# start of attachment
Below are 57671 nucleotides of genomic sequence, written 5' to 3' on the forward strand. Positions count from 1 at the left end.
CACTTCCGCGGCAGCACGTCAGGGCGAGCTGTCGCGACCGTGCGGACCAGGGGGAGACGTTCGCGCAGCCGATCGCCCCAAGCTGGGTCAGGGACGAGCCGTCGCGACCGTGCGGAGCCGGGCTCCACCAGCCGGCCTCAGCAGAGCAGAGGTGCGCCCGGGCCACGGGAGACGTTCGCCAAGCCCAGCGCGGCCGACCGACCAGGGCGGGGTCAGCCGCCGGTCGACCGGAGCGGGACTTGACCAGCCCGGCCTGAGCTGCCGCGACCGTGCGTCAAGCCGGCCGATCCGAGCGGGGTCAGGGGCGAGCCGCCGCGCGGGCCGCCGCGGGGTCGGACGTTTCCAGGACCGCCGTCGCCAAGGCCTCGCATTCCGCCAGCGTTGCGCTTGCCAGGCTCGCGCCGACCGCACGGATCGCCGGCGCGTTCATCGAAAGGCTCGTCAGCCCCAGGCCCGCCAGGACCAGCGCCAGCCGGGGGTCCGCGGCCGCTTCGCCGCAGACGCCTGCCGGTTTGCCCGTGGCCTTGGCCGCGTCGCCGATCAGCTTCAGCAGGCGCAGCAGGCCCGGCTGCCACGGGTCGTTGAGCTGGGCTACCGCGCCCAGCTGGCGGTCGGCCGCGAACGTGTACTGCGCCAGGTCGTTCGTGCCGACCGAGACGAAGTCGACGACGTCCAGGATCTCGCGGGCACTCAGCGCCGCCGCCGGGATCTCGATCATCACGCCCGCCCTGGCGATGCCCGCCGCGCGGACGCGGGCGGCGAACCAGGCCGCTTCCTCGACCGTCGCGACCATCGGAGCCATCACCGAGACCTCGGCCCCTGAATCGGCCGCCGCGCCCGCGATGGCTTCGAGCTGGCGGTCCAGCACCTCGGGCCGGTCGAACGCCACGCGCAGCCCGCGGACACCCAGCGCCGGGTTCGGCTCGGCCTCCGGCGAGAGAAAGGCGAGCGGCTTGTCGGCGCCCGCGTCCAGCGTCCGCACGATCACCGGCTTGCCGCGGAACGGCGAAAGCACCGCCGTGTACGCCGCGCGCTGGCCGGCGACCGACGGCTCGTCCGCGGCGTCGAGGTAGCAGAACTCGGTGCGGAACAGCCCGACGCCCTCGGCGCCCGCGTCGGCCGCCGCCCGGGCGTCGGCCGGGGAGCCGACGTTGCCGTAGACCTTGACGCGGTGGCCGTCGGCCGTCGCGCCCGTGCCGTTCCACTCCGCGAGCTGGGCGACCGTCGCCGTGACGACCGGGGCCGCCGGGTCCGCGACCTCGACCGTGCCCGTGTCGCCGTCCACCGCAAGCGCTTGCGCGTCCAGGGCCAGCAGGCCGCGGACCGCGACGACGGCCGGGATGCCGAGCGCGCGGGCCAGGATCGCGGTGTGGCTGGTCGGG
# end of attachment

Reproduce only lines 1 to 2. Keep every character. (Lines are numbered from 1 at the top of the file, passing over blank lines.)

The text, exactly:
Below are 57671 nucleotides of genomic sequence, written 5' to 3' on the forward strand. Positions count from 1 at the left end.
CACTTCCGCGGCAGCACGTCAGGGCGAGCTGTCGCGACCGTGCGGACCAGGGGGAGACGTTCGCGCAGCCGATCGCCCCAAGCTGGGTCAGGGACGAGCCGTCGCGACCGTGCGGAGCCGGGCTCCACCAGCCGGCCTCAGCAGAGCAGAGGTGCGCCCGGGCCACGGGAGACGTTCGCCAAGCCCAGCGCGGCCGACCGACCAGGGCGGGGTCAGCCGCCGGTCGACCGGAGCGGGACTTGACCAGCCCGGCCTGAGCTGCCGCGACCGTGCGTCAAGCCGGCCGATCCGAGCGGGGTCAGGGGCGAGCCGCCGCGCGGGCCGCCGCGGGGTCGGACGTTTCCAGGACCGCCGTCGCCAAGGCCTCGCATTCCGCCAGCGTTGCGCTTGCCAGGCTCGCGCCGACCGCACGGATCGCCGGCGCGTTCATCGAAAGGCTCGTCAGCCCCAGGCCCGCCAGGACCAGCGCCAGCCGGGGGTCCGCGGCCGCTTCGCCGCAGACGCCTGCCGGTTTGCCCGTGGCCTTGGCCGCGTCGCCGATCAGCTTCAGCAGGCGCAGCAGGCCCGGCTGCCACGGGTCGTTGAGCTGGGCTACCGCGCCCAGCTGGCGGTCGGCCGCGAACGTGTACTGCGCCAGGTCGTTCGTGCCGACCGAGACGAAGTCGACGACGTCCAGGATCTCGCGGGCACTCAGCGCCGCCGCCGGGATCTCGATCATCACGCCCGCCCTGGCGATGCCCGCCGCGCGGACGCGGGCGGCGAACCAGGCCGCTTCCTCGACCGTCGCGACCATCGGAGCCATCACCGAGACCTCGGCCCCTGAATCGGCCGCCGCGCCCGCGATGGCTTCGAGCTGGCGGTCCAGCACCTCGGGCCGGTCGAACGCCACGCGCAGCCCGCGGACACCCAGCGCCGGGTTCGGCTCGGCCTCCGGCGAGAGAAAGGCGAGCGGCTTGTCGGCGCCCGCGTCCAGCGTCCGCACGATCACCGGCTTGCCGCGGAACGGCGAAAGCACCGCCGTGTACGCCGCGCGCTGGCCGGCGACCGACGGCTCGTCCGCGGCGTCGAGGTAGCAGAACTCGGTGCGGAACAGCCCGACGCCCTCGGCGCCCGCGTCGGCCGCCGCCCGGGCGTCGGCCGGGGAGCCGACGTTGCCGTAGACCTTGACGCGGTGGCCGTCGGCCGTCGCGCCCGTGCCGTTCCACTCCGCGAGCTGGGCGACCGTCGCCGTGACGACCGGGGCCGCCGGGTCCGCGACCTCGACCGTGCCCGTGTCGCCGTCCACCGCAAGCGCTTGCGCGTCCAGGGCCAGCAGGCCGCGGACCGCGACGACGGCCGGGATGCCGAGCGCGCGGGCCAGGATCGCGGTGTGGCTGGTCGGG